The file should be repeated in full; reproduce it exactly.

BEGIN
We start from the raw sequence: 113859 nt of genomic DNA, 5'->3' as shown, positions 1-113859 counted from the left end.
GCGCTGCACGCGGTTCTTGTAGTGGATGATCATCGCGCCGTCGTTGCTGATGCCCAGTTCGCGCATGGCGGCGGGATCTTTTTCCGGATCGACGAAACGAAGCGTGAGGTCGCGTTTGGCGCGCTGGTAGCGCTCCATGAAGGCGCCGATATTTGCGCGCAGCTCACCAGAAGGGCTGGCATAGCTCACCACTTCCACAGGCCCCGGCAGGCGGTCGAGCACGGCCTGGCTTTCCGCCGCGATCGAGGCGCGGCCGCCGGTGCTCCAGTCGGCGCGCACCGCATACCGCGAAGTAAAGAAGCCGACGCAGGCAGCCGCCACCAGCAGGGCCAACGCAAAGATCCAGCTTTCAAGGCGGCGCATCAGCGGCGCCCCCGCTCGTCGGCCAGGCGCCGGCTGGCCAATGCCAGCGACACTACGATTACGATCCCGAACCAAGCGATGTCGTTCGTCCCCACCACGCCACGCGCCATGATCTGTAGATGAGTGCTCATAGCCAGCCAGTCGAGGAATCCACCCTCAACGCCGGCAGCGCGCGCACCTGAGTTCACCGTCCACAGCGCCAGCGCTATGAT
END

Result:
We start from the raw sequence: 113859 nt of genomic DNA, 5'->3' as shown, positions 1-113859 counted from the left end.
GCGCTGCACGCGGTTCTTGTAGTGGATGATCATCGCGCCGTCGTTGCTGATGCCCAGTTCGCGCATGGCGGCGGGATCTTTTTCCGGATCGACGAAACGAAGCGTGAGGTCGCGTTTGGCGCGCTGGTAGCGCTCCATGAAGGCGCCGATATTTGCGCGCAGCTCACCAGAAGGGCTGGCATAGCTCACCACTTCCACAGGCCCCGGCAGGCGGTCGAGCACGGCCTGGCTTTCCGCCGCGATCGAGGCGCGGCCGCCGGTGCTCCAGTCGGCGCGCACCGCATACCGCGAAGTAAAGAAGCCGACGCAGGCAGCCGCCACCAGCAGGGCCAACGCAAAGATCCAGCTTTCAAGGCGGCGCATCAGCGGCGCCCCCGCTCGTCGGCCAGGCGCCGGCTGGCCAATGCCAGCGACACTACGATTACGATCCCGAACCAAGCGATGTCGTTCGTCCCCACCACGCCACGCGCCATGATCTGTAGATGAGTGCTCATAGCCAGCCAGTCGAGGAATCCACCCTCAACGCCGGCAGCGCGCGCACCTGAGTTCACCGTCCACAGCGCCAGCGCTATGAT